It should have been the perfect way to celebrate Valborgsmässoafton, the festival that marks the beginning of Spring with bonfires across Sweden and a public holiday on May 1. However, for Ulf, a digital games developer, it was anything but as he stared gloomily at the departure board at Stockholm’s Arlanda airport, red with cancellations, including his own flight to Luleå. He’d tried to book a train but there were no more spaces the same day. “I guess we just go home,” he sighed.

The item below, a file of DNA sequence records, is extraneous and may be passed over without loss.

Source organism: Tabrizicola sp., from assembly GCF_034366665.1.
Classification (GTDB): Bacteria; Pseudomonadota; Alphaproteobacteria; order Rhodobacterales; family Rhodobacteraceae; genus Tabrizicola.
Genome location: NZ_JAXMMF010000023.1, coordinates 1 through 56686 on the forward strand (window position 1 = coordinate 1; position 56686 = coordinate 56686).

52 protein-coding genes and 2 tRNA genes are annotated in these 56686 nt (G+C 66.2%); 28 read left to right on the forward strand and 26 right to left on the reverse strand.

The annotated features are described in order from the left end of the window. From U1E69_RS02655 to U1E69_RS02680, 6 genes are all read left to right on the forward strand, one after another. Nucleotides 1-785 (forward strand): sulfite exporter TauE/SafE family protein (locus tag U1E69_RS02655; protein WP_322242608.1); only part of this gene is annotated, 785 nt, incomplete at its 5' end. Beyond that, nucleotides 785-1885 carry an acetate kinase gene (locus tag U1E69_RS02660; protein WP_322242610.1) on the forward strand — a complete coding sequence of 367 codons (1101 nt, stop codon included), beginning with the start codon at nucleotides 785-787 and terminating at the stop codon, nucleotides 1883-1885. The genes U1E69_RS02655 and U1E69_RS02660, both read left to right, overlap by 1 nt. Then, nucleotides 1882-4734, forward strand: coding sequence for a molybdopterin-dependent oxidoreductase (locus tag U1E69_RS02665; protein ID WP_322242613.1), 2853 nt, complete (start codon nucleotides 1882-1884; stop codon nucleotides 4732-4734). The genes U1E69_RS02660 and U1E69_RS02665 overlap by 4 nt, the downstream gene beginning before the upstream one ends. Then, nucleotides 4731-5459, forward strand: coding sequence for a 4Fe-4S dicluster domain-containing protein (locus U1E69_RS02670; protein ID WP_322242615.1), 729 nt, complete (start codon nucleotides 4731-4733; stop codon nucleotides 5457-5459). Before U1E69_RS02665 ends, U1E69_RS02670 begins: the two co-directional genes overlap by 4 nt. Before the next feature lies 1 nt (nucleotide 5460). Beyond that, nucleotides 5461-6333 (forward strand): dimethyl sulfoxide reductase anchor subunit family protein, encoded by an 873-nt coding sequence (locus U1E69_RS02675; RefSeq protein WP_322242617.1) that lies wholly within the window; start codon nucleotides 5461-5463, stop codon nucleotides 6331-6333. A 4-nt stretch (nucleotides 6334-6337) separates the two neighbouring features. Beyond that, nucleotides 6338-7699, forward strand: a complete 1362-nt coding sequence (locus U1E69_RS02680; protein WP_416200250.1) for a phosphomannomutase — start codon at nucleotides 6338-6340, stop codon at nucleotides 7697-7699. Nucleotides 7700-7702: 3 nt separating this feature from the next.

The pilot strike by Scandinavian Airlines (SAS), involving pilots from Norway, Sweden and Denmark, has affected over a quarter of a million passengers so far and shows no sign of being resolved as it enters its sixth day. Analysts have estimated that the strike could cost SAS, which is part-owned by the Swedish and Danish governments, $10.5 million a day, threatening to wipe out the airline’s annual profit.